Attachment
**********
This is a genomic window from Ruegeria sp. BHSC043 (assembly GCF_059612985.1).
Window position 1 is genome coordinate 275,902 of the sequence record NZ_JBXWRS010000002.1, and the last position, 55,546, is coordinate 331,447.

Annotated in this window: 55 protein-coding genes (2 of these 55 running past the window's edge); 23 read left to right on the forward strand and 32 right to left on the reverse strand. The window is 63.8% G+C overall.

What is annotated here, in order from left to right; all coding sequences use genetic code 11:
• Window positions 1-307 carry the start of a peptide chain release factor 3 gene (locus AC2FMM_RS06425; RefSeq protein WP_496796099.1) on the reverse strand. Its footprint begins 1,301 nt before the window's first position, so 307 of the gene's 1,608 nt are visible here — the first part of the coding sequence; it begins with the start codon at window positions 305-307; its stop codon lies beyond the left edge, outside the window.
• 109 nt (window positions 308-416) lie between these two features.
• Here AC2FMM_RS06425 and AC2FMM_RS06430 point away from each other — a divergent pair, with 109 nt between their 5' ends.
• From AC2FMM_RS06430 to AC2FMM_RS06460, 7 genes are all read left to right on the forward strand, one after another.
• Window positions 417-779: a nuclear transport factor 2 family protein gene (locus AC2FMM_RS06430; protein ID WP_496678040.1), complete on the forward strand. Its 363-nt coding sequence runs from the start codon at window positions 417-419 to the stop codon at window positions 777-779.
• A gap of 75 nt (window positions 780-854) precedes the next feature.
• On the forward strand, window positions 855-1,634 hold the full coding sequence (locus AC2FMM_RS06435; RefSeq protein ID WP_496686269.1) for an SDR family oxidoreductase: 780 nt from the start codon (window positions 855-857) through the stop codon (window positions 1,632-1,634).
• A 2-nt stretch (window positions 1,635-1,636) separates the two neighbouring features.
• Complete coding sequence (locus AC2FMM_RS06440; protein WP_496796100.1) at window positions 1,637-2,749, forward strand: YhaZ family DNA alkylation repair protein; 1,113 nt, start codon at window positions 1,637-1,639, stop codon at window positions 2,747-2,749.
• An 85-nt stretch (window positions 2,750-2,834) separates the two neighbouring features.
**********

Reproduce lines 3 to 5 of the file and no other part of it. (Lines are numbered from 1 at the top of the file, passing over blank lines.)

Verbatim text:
Annotated in this window: 55 protein-coding genes (2 of these 55 running past the window's edge); 23 read left to right on the forward strand and 32 right to left on the reverse strand. The window is 63.8% G+C overall.

What is annotated here, in order from left to right; all coding sequences use genetic code 11:
• Window positions 1-307 carry the start of a peptide chain release factor 3 gene (locus AC2FMM_RS06425; RefSeq protein WP_496796099.1) on the reverse strand. Its footprint begins 1,301 nt before the window's first position, so 307 of the gene's 1,608 nt are visible here — the first part of the coding sequence; it begins with the start codon at window positions 305-307; its stop codon lies beyond the left edge, outside the window.